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Out of Play Highlights Creative Technology in Football Calendar

11 Aug 2015


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An ongoing project exploring the worlds of football, art and technology has led to a new series of displays and events at the National Football Museum.

Out Of Play is the museum’s project to explore the beautiful game’s wider relationship with technology, art, and how fans enjoy and respond to the game.

A new display in the museum’s main galleries will highlight some of the more unusual technological advances that have occurred because of the game. Amongst the displays will be a ‘SOCCKET’ ball; a football with an electricity-generating dynamo that allows people to create energy from a kickabout. The balls are already being used in refugee camps and remote villages where they can power lights, radios and phones after just a few minutes’ play.

A football-playing humanoid robot created by University of Plymouth will be in the galleries, alongside a ‘Leg Shocker’: an artist-created piece of ‘wearable tech’ that simulates the effects of tackles for football videogame players. This artefact will perhaps demonstrate where technology can sometimes go astray in the pursuit of bringing fans ‘closer’ to the game they love.

Curator of the project John O’Shea commented. “Many people associate technology in football with the latest shirt or boots. But more than the players, technology is about creating new ways for fans to interact with, learn about and experience the game.”

The gallery displays will be available from 9 May, when a workshop for World Scratch Day will also encourage young visitors to learn about coding, to create simple football-inspired computer games.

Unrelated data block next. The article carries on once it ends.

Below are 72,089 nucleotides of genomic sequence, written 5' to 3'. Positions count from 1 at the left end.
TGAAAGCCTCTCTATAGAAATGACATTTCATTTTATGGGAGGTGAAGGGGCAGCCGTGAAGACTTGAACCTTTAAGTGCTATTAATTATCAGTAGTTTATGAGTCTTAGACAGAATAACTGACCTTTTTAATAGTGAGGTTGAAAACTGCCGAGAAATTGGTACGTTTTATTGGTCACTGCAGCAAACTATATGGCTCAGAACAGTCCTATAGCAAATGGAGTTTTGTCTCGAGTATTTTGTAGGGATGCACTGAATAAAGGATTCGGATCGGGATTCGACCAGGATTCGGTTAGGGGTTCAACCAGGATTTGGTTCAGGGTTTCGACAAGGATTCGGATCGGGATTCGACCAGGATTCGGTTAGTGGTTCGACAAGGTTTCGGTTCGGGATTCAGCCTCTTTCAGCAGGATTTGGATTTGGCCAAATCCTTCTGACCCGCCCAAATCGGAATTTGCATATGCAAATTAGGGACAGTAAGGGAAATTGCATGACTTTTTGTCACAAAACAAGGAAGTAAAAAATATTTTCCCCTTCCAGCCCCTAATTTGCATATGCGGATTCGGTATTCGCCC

From June 19, the museum’s immersive cinema space will be used to house a world premiere of a work that captures the scale of the World Cup final as a global event, via the power of social media. Jer Thorp’s ‘The Time Of The Game’ features images of the 2014 FIFA World Cup Final as it was shared across the world via Twitter users. The spectacle of the game is shown through hundreds of uploaded images; but while the game remains the same, the surroundings reflect the wide range of global locations and situations that people experience while watching the global game.

Also on display will be ‘We Tripped El Hadj Diouf’, a curatorial project led by Jason Eppink, previously shown at the Museum of Moving Image in New York. Imaginative and playful responses posted online create a range of humorous ‘remixes’ of footballer El Hadj Diouf being fouled on the pitch.

A number of artist residencies as part of the project will also be launched. As video sharing platform Vine becomes a popular way to watch and respond to short highlights clips, the museum is running an ‘Archivathon’ online to capture the shared highlights of the 2014/15 season.

A project with artist Matthew Plummer Fernandez will use Forest Green Rovers’ innovative robot lawnmower to create art on the pitch and create an online personality for the ‘Mow-bot’.

Artists Jen Southern and Chris Speed have already started a work entitled ‘Unruly Pitch’, by GPS tagging a number of players in this year’s ‘Uppies & Downies’ game in Workington, Cumbria. This traditional mob-football game has been in existence since medieval times, but the introduction of modern technology will create surprising, creative results.

With further work and residencies to be announced, O’Shea is proud of the work being showcased at the museum: “There is a level of humour, creativity and technological expertise in these works that goes beyond people’s traditional assumptions of football’s boundaries.

“Visitors will be encouraged to think about the wider implications, both positive and negative, of new technologies and the game football.”